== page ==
A method in accordance with another embodiment of the invention may also be used to deposit a material on a microfeature workpiece. In this method, a plurality of microfeature workpieces, each of which has a surface, is positioned within an enclosure. The surfaces of the microfeature workpieces are exposed to a first precursor gas at a first enclosure pressure to allow at least a monolayer of the first precursor gas to be adsorbed on the surfaces of the microfeature workpieces. Pressure within the enclosure is reduced to a second, lower enclosure pressure via a pump-down process. The pump-down process comprises withdrawing gas from the enclosure, e.g., with a vacuum, while introducing a purge gas at a first flow rate of no greater than about 250 sccm for a first period of time. This pump-down process reduces the partial pressure of the first precursor gas within the enclosure. After the pump-down process, the enclosure is purged in a purge process that includes introducing the purge gas at a second flow rate of at least about 1000 sccm for a second period of time and allowing the enclosure pressure to increase to a third enclosure pressure that is greater than the second enclosure pressure. After the purge process, the surfaces of the microfeature workpieces may be exposed to a second precursor gas at a fourth enclosure pressure. The third and fourth enclosure pressures may be substantially the same, with any difference between the third and fourth enclosure pressures desirably being about 0-10 percent of the fourth enclosure pressure.
Another embodiment of the invention provides a microfeature workpiece processing system that includes an enclosure, a gas supply, a vacuum, and a programmable controller. The enclosure is adapted to receive a plurality of microfeature workpieces for simultaneous treatment. The gas supply is adapted to selectively deliver a first gaseous precursor, a second gaseous precursor, and a purge gas to the enclosure. The programmable controller is operatively coupled to the gas supply and the vacuum, and the controller may be programmed to carry out one of the aforementioned methods or methods in accordance with other aspects of the invention.
For ease of understanding, the following discussion is subdivided into two areas of emphasis. The first section discusses microfeature workpiece processing systems in accordance with selected embodiments of the invention. The second section outlines methods in accordance with other aspects of the invention.
B. Microfeature Workpiece Processing Systems
One or more microfeature workpieces W, e.g., semiconductor wafers, may be positioned in the deposition chamber 25 for processing. In the illustrated embodiment, a plurality of microfeature workpieces W are held in the processing enclosure 20 in a workpiece holder 70. It should be understood that
The reactor 10 also includes at least one heat source to heat the workpieces W and maintain them at the desired temperature. The heat source in
Gas is introduced from the gas supply 30 to the deposition chamber 25 by a gas line 32 and an inlet 36. The inlet 36 directs a flow of gas into the main chamber 28 of the deposition chamber 25. Under influence of the vacuum 40, gas introduced via the gas inlet 36 will flow through the main chamber 28, outwardly into the annular exhaust 26, and out of the deposition chamber 25. A valve assembly 34 in the gas line 32 may be operated by a controller 90 to selectively deliver gases to the deposition chamber 25 during the deposition phase. In one embodiment, the controller 90 comprises a computer having a programmable processor programmed to control operation of the reactor 10 to deposit material on the workpieces W in accordance with one or more of the methods outlined below. The controller 90 may be coupled to the vacuum 40 to control its operation. The controller 90 may also be operatively connected to the heater 50, e.g., via the power supply 52, to control the temperature of the workpieces W.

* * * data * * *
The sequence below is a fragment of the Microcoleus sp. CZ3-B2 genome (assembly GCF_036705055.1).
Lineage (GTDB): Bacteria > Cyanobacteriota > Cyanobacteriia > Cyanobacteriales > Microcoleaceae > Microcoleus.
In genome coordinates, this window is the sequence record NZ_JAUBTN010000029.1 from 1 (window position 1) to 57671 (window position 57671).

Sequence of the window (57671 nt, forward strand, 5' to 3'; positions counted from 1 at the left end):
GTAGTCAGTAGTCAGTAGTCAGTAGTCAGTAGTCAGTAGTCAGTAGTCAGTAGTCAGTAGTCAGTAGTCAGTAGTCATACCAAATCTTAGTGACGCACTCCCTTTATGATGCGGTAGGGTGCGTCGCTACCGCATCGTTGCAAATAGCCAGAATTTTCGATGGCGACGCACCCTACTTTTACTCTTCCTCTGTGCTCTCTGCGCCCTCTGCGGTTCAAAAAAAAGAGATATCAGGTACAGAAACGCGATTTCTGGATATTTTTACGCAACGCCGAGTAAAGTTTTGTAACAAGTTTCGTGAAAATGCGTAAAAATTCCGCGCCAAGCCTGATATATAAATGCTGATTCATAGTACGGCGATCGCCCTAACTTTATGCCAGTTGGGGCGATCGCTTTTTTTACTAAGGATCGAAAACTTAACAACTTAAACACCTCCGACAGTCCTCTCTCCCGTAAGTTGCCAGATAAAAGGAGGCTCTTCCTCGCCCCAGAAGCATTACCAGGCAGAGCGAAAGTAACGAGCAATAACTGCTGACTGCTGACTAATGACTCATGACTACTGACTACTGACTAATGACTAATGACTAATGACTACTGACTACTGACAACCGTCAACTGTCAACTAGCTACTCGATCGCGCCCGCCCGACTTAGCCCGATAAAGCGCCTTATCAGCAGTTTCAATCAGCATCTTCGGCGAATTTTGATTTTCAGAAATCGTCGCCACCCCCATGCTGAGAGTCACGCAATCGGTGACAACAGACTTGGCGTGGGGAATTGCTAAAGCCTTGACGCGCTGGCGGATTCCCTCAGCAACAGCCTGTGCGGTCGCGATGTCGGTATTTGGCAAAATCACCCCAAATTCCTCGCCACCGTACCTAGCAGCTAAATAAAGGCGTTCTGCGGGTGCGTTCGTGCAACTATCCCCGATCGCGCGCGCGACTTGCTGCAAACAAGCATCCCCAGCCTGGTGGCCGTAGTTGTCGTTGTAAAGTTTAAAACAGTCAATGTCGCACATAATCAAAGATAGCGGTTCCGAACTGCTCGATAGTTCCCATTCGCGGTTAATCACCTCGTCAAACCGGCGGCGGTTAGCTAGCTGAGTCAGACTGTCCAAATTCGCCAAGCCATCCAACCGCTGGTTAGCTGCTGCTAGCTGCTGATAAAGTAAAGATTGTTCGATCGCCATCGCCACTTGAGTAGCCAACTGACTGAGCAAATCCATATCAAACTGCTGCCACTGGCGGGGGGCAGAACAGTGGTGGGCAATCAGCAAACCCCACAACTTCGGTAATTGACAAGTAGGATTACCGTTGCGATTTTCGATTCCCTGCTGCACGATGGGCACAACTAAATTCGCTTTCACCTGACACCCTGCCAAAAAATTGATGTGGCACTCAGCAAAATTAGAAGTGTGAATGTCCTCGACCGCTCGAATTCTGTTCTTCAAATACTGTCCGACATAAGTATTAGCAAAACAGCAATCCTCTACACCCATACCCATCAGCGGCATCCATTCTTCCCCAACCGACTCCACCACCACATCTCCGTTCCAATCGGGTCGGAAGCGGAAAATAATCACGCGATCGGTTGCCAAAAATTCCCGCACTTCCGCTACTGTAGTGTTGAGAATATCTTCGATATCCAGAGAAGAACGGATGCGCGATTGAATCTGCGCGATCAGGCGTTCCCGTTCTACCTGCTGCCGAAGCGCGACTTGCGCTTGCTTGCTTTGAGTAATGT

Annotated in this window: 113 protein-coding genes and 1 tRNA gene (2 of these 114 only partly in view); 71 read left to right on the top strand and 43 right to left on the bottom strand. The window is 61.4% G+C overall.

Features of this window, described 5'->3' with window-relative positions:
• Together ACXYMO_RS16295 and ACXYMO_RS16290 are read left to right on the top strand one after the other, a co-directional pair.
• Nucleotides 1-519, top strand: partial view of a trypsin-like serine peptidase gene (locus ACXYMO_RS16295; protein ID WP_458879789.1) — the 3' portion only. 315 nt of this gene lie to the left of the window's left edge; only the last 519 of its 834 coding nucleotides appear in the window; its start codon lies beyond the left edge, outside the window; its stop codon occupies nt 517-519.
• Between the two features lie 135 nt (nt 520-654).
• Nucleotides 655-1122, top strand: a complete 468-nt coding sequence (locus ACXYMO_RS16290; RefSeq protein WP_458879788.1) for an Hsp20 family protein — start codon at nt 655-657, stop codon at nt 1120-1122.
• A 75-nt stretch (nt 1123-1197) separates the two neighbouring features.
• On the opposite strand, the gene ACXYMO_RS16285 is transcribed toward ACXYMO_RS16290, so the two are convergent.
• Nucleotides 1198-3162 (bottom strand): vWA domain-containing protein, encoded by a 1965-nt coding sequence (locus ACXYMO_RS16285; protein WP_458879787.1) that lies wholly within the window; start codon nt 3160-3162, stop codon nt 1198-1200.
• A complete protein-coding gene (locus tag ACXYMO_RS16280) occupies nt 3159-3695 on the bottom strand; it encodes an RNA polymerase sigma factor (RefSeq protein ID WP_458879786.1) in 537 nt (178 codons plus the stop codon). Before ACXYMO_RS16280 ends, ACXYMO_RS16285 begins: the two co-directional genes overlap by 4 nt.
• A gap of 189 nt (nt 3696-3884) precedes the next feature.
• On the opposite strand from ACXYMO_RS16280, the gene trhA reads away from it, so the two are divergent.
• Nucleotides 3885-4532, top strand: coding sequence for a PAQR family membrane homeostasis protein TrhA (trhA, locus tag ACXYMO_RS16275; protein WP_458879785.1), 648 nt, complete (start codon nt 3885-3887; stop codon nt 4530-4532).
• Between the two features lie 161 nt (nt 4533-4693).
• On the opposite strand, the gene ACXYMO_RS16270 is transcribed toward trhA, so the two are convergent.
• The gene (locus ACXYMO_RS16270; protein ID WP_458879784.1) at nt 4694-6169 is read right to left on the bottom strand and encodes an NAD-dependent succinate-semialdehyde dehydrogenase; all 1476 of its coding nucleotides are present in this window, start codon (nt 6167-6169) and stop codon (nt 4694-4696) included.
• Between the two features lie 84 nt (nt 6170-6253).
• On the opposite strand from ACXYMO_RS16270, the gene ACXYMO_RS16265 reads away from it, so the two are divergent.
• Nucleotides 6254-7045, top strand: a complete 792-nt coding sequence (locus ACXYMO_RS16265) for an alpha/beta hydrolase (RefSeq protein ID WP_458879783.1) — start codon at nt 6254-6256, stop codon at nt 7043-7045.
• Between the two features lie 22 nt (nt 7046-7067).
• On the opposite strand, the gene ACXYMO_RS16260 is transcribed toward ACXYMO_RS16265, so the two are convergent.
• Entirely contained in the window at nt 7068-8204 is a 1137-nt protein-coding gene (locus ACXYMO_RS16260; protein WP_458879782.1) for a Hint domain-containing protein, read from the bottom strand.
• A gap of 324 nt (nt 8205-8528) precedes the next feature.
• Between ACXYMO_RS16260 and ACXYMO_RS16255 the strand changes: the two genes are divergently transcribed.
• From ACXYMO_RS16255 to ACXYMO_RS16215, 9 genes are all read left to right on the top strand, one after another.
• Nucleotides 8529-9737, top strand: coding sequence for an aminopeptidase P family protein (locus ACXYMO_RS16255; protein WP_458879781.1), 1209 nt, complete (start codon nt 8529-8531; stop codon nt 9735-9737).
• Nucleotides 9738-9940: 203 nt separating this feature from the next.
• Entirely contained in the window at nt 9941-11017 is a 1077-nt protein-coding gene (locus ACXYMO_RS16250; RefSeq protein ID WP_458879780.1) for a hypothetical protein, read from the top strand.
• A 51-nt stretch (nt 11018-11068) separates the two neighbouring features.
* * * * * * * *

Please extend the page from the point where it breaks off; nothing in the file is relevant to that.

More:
Some aspects of the gas supply 30 will depend on the nature of the deposition process to be carried out in the reactor 10. In one embodiment, the reactor 10 is adapted to carry out an ALD process employing multiple precursors. The gas supply 30 in such embodiments can include a plurality of separate gas sources 31 a-c, and the valve assembly 34 may have a plurality of valves. For example, the gas supply 30 may include one or more gaseous precursors capable of reacting to deposit titanium nitride. In one such implementation, the first gas source 31 a is adapted to deliver TiCl4, the second gas source 31 b is adapted to deliver NH3, and the third gas source 31 c is adapted to deliver a flow of a purge gas, e.g., nitrogen.
C. Methods of Depositing Materials on Microfeature Workpieces
As noted above, other embodiments of the invention provide methods of processing microfeature workpieces. In the following discussion, reference is made to the particular microfeature workpiece processing system 10 shown in
With the majority of any deleterious gases removed from the deposition chamber 25, a flow of the first precursor gas may be initiated in process 115 and terminated in process 120. This will deliver a pulse of the first precursor gas into the deposition chamber 25, exposing a surface of each of the workpieces W in the deposition chamber 25 to the first precursor. The first precursor may be at least chemisorbed on the workpiece W. Theoretically, such chemisorption will form a monolayer that is uniformly one molecule thick on the entire surface of the workpiece W. Such a monolayer may be referred to as a saturated monolayer. As a practical matter, in some circumstances some minor portions of the workpiece surface may not chemisorb a molecule of the precursor. Nevertheless, such imperfect monolayers are still referred to herein as monolayers. In many applications, a substantially saturated monolayer may be suitable. A substantially saturated monolayer is a monolayer that will yield a deposited layer exhibiting the requisite quality and/or performance parameters.